Self-Confidence: Build Photo Confidence this Christmas with Selfie Esteem

Selfie Esteem

Holiday season is the time of the year when selfies and group celebration photos hit an all time high. Whether it’s the office party, a friends get-together or a family knees up, everyone wants to capture the cutest, most festive and hysterical pics, to post on every social media site. In a month where everyone needs to look their best, this can also be a worry for some who don’t like their appearance and avoid the camera. This slippery slope of hiding in the sidelines can also accelerate towards a confidence drop and end up being an unhappiest 31 days.

How to Look Good in Photos - Kate Branch

I’ve created some tips and tricks for you to quickly master so you are the king or queen of the party ball and will love being in every photo. It’ll boost your selfie esteem, well being and give you an extra positive photo nudge in the right direction:

Natural Selfies Galore:

The trick to taking selfies is that you should always have your back towards natural light. Florescent light makes you look older and magnifies every blemish, wrinkle and dark spot. On the other hand, natural light is like having a mini face lift and makes your skin glow while reducing dark circles under your eyes. So when you’re in selfie mode, stand with your back to a window and snap away. You’ll love the way you look and this will build your confidence before heading to group celebrations. Face straight onto the camera or smart phone to remove any sign of double chins but don’t hold the camera too low or you’ll have a selfie of your nostrils!

Group Photos & Photo Bombs:

Since many group photos will most likely be in the evening, you need to switch to Plan B as there is no glorious sunlight to make you shine.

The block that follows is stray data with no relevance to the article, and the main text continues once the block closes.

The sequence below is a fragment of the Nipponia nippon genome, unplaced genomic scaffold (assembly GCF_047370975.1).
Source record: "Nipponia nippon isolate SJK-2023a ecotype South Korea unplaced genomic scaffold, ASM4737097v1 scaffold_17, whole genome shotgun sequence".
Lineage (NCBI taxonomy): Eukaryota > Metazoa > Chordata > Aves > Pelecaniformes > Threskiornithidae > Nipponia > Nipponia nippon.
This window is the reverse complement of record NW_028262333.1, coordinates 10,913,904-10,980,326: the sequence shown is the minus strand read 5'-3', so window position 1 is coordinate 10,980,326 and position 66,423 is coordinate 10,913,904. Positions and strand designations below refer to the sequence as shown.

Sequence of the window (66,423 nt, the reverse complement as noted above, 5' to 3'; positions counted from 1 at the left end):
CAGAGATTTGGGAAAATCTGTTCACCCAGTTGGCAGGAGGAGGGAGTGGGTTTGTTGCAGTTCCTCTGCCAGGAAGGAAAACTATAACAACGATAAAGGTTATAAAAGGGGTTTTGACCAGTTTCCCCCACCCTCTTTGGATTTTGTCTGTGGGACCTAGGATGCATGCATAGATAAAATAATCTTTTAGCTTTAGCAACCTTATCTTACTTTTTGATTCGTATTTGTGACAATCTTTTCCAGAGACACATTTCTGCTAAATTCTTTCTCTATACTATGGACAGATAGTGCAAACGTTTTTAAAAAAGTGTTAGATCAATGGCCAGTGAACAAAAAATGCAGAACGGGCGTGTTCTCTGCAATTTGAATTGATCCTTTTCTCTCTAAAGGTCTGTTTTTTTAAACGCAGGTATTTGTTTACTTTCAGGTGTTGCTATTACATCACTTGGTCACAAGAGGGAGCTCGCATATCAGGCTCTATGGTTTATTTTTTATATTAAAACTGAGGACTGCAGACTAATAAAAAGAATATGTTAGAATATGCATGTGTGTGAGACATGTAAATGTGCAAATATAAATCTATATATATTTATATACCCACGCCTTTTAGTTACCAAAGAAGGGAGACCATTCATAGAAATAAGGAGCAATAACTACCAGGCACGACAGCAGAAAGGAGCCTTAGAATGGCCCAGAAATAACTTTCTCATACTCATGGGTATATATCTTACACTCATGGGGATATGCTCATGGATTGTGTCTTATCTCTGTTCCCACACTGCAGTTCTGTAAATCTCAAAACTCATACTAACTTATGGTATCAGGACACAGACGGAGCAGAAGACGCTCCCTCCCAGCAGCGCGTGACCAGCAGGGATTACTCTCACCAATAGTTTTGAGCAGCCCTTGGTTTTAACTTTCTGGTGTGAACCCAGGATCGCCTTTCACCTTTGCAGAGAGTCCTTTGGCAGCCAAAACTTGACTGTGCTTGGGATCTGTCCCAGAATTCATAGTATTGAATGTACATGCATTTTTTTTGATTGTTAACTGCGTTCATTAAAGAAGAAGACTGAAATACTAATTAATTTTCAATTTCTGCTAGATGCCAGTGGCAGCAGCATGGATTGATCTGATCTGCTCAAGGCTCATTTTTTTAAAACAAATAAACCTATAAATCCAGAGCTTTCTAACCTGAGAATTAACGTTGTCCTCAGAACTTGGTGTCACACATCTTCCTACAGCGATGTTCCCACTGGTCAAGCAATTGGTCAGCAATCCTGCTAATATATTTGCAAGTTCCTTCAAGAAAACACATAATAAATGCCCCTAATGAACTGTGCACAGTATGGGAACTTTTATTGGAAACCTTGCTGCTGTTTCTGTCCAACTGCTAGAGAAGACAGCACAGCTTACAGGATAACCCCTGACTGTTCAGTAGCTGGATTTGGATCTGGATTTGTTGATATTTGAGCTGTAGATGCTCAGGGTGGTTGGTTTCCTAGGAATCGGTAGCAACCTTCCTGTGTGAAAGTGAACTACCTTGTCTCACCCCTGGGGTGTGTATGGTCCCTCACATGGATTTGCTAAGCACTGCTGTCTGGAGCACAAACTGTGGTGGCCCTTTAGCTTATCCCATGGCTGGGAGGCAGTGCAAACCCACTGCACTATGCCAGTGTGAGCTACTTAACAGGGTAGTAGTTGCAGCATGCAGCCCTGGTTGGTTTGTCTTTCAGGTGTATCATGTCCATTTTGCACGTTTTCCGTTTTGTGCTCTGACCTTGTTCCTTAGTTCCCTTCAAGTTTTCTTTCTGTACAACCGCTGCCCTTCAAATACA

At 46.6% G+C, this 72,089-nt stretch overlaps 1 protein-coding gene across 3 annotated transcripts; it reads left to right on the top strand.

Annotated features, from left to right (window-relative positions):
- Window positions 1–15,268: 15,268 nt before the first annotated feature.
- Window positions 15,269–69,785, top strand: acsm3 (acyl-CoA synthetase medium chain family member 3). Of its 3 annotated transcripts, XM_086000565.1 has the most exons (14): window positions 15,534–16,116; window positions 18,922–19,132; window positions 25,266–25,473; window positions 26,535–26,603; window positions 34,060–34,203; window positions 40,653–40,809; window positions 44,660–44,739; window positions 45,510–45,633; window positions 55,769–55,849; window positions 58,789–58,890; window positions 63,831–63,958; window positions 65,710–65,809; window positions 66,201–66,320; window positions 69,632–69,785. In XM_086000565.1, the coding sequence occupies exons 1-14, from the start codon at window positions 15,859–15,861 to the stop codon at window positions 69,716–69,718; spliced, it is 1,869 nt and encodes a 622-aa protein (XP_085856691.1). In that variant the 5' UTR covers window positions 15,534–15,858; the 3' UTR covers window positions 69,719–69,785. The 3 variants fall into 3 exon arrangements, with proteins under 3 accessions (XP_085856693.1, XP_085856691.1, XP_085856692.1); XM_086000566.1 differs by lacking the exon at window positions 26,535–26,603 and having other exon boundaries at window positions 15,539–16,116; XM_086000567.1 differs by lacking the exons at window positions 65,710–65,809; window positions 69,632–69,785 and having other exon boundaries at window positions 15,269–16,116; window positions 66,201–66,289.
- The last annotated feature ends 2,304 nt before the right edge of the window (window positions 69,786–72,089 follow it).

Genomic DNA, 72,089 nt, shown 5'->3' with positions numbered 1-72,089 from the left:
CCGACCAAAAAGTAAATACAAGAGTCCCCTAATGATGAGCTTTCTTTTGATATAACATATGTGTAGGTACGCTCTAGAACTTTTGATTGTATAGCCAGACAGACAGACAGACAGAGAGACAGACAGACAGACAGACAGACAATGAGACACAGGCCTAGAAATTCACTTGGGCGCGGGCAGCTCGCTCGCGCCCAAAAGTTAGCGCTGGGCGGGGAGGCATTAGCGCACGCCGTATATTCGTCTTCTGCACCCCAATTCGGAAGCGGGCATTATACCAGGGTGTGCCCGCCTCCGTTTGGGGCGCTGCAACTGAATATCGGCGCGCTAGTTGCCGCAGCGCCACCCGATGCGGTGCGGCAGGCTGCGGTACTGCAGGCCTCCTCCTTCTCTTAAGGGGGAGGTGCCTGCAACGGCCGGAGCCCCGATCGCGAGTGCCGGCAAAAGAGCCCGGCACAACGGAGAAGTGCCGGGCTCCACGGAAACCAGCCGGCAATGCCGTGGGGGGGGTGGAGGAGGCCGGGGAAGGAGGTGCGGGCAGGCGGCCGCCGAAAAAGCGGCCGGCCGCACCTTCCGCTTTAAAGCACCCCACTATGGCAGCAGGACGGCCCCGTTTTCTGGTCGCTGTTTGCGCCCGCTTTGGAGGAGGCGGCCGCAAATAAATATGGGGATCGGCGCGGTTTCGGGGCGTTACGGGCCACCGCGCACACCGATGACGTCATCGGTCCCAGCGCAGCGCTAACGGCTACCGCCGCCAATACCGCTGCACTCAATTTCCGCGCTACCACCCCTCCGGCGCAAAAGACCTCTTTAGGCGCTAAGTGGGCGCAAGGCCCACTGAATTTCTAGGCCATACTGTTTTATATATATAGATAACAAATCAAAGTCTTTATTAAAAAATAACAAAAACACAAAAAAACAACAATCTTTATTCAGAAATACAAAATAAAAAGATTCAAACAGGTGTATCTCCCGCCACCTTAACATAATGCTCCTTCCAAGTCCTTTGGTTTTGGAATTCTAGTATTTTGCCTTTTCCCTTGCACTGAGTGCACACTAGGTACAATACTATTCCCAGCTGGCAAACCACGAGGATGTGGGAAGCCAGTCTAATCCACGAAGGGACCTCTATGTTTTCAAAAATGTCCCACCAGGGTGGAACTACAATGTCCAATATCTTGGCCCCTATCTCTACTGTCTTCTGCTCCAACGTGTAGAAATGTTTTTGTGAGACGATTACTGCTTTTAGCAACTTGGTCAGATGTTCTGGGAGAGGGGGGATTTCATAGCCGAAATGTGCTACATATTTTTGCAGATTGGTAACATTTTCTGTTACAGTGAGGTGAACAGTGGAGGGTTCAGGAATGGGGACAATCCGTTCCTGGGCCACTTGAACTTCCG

Snuggle Up:

In a group photo setting, make sure you’re close by to each other. Even a two inch gap will make you all look distant and disconnected. You don’t need to stand like toy soldiers in a row but simply drape your arm over a friend’s shoulder and as long as you’re all close by and using your hands as props, this will capture an in-the-moment, emotional photo.

Make The Most of Settings:

If you’re taking a group trip at a ski resort, hitting the beach or at an attraction, play around with the scenery to use as fun props. For example: in a snowy setting, everyone can be group hugging the snowman or at the beach, you can all be making sand angels while someone stands over you taking the shot. These are semi-action shots and will bring the scenery to life. Take a few snaps and share the sequence socially. With everyone enjoying themselves and smiling, you’ll look like a star in the photo and this will help increase your confidence.

Photo Bombs:

Photo bombs can result in a fantastic impromptu shot where no one particularly looks perfect in the end result…but that’s the fun of the surprise. It’s hard to stage a photo bomb yet remember is that even if you’re smiling or looking shocked, the photo will show your amazing impulse personality characteristics. Laugh at the photo instead of scrutinizing that you don’t look your best. This is a sure fire way to start appreciating your own looks and it’s important to remember that most of your friends and followers will be looking at the whole scene, not just you.

Slow Down the Action:

If you’re looking to be more creative than posing for the typical group snap, play around with action shots. Pretend you’re all about to throw snowballs at each other and at the time of the shot, have the person holding the smartphone shout ‘one…two…three…go’ and you all throw snowballs at the same time.

On a final note, if you’re always the one that blinks when the camera clicks, ask the camera holder to say ‘one…two…three…open’ and there will be no closed eyes in the final take. Have a brilliant holiday season building photo memories and promoting socially. Not every shot needs to be perfect but the objective is to have fun, build your self esteem and start enjoying photos of yourself in various poses. Over time, you’ll discover your best angles and this will build self esteem.

Here’s a short video of Kate in photographic action:

Kate Branch, a Sydney local and author of How To Look Good In Photos, has a Major in Photography, a successful photography business, and a Masters in Art Therapy. Kate’s book provides logical tips for accentuating facial expressions, posture, how to position hands and body angles so the photos are a gem, first time around. Ironically, the book has very little to do with photography, yet more about the person(s) in front of the camera to build confidence and self esteem in a world where selfies and social postings of photos are now the norm.

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